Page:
An adult female orca and calf swim in Washington state’s Puget Sound
Photo: NOAA Fisheries/Vancouver Aquarium (AP)

Orcas are one of the Pacific Northwest’s most iconic creatures. But despite their beloved status, the local resident population known as the Southern Resident killer whales are critically endangered, with just 75 known animals left. Now, advocates worry the Trudeau government’s plan to purchase the Trans Mountain Expansion Project may push the whales to the edge of extinction.

Southern Resident killer whales are acoustically, culturally, and genetically distinct from other orca populations. While they can be found from California to southern Alaska, they generally spend May through the fall in the inland waters of British Columbia and Washington state. Known as the Salish Sea, it’s one of the world’s busiest shipping routes, a reality that’s considered one of the biggest threats to the population, which has remained small and vulnerable for decades despite receiving federal protection in 2005. And the Salish Sea is about to get busier.

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The Trans Mountain expansion, which is the twinning of an existing oil pipeline that carries diluted bitumen from the Alberta tar sands to British Columbia’s shores, is expected to cause the number of oil tankers passing through these waters to jump from around the 60 that annually service the existing pipeline to over 400. “The ships go exactly where the whales go,” Misty MacDuffee, marine biologist and the Wild Salmon Program Director for B.C.’s Raincoast Conservation Foundation, told Earther.

Earlier this spring, it looked like the whales might receive a reprieve from the increased noise, shipping traffic, and possible marine oil spills associated with the project. In April Kinder Morgan, the Texas-based company behind the expansion, made noises about shutting it down due to growing delays caused by court battles and indigenous-led resistance against the project.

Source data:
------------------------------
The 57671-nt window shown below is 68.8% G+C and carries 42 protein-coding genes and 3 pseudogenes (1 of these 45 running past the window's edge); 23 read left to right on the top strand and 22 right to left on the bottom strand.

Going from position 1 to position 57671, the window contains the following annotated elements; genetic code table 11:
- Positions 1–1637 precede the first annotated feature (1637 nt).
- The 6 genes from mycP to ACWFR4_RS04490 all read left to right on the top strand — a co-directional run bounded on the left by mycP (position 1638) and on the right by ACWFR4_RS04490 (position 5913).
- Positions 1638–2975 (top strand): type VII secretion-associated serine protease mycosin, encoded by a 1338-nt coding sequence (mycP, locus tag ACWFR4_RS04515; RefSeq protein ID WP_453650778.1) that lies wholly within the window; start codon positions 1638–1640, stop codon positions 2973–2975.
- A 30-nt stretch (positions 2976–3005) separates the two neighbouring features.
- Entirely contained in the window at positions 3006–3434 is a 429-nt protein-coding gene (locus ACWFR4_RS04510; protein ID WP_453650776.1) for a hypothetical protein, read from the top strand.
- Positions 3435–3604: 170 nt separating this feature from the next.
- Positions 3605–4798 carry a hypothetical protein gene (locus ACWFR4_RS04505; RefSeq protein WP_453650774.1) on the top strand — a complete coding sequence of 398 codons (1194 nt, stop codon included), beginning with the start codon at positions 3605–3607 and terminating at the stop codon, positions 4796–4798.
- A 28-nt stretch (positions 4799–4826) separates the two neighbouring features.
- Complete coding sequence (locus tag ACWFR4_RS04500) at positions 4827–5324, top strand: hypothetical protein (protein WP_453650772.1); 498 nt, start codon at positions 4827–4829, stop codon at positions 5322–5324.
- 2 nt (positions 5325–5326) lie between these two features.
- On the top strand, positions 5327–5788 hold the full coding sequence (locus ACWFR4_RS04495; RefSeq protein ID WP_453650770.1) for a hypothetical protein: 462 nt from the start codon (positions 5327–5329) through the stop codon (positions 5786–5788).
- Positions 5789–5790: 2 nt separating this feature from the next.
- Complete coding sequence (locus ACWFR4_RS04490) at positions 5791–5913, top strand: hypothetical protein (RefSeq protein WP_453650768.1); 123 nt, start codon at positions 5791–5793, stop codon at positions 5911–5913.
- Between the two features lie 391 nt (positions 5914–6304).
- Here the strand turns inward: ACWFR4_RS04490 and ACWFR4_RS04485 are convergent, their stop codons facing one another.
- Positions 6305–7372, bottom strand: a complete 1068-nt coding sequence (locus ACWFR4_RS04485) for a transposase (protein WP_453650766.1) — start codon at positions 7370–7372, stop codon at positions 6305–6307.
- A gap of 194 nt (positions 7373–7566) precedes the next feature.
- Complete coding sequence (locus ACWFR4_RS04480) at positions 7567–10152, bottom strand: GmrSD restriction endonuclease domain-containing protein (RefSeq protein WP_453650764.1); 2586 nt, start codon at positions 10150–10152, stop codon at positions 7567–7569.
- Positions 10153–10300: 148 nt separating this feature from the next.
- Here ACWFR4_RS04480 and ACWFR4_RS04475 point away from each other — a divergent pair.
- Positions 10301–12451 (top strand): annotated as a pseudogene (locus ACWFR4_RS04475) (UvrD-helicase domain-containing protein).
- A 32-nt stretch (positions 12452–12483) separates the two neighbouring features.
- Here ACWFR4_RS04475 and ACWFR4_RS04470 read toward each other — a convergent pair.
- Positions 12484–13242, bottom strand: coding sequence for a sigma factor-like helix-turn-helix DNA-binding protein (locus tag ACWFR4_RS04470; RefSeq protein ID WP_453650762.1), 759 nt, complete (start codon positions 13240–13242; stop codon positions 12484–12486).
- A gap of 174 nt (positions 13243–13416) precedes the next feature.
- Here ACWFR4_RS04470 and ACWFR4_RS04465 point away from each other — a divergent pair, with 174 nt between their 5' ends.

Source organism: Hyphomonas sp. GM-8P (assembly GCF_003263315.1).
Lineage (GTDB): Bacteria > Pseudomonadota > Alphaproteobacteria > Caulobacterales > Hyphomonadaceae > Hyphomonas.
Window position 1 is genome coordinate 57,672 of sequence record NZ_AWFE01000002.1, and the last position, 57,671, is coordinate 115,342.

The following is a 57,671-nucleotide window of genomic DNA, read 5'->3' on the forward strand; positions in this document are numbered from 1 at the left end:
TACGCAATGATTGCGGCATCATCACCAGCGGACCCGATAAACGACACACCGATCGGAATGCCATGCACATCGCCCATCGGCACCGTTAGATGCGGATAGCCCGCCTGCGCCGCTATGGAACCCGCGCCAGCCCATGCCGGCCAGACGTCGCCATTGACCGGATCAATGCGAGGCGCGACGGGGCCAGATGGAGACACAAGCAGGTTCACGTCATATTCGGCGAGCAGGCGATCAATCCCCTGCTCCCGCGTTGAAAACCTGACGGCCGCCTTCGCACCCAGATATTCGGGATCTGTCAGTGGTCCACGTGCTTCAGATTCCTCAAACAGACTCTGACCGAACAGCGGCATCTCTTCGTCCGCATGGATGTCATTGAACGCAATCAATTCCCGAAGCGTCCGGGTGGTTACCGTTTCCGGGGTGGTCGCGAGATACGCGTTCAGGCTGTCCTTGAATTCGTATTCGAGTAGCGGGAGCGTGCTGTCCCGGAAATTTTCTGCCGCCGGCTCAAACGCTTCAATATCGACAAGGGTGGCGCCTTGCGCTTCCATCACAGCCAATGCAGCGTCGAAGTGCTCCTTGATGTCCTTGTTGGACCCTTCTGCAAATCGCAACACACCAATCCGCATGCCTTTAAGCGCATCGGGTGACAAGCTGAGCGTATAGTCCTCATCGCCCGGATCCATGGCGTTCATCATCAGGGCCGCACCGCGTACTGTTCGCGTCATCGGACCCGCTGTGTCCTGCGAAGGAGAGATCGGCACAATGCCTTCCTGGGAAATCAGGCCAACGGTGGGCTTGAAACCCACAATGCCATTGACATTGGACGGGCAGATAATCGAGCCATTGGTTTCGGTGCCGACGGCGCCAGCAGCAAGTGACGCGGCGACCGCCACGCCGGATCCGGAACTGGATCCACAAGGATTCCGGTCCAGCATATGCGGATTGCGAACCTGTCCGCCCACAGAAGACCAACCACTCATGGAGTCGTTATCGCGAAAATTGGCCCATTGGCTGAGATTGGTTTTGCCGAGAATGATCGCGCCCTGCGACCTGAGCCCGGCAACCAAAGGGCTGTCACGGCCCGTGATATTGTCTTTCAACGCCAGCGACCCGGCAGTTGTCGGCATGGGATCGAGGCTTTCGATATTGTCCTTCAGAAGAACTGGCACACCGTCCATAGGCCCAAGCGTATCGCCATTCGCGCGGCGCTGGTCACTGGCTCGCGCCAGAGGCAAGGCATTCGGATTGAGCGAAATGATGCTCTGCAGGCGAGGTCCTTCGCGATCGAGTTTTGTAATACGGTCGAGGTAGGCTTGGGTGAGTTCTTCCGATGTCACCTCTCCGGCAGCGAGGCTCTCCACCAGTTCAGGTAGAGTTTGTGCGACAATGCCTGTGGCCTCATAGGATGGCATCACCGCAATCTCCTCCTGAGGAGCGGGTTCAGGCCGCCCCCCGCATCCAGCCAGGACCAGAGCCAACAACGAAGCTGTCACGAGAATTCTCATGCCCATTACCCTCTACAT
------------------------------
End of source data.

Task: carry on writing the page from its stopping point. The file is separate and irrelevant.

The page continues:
But, after declaring the pipeline vital to national interests, in late May the Canadian government moved to purchase the expansion. Now, a project that Raincoast Conservation Foundation’s population viability analysis found “increases the risk to more than 50% probability that the population will decline below 30 animals,” is back on.

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Lynne Barre, the Southern Resident killer whale recovery coordinator for the National Oceanic and Atmospheric Administration (NOAA), told Earther that the orcas are already on shaky ground.“This is the lowest number that we’ve seen in about 30 years,” she said.

Barre explained that inconsistent populations of Chinook salmon, the whales’ preferred food, has led to fewer fish to eat, while noise from increasing boat traffic masks their acoustic signals, making finding that prey harder. These two factors force the whales to use their blubber stores, fat that is often heavily contaminated with toxins such as PCB. “This can cause reproduction issues,” added Barre, which may explain why the population hasn’t had a surviving calf since 2015.

“These whales are in trouble and the pipeline makes it worse,” said MacDuffee.

The potential seven-fold increase in oil tanker traffic ups the risk of a marine oil spill, though by how much is debatable. According to reporting by The Globe and Mail, Kinder Morgan has stated that a major spill is a one-in-473 year event, while a report commissioned by the City of Vancouver pegged the risk of a marine oil spill over the planned 50-year life of the pipeline at between 16 and 67 per cent. MacDuffee’s organization doesn’t put a number on the likelihood, “We just tend to view it as highly likely.”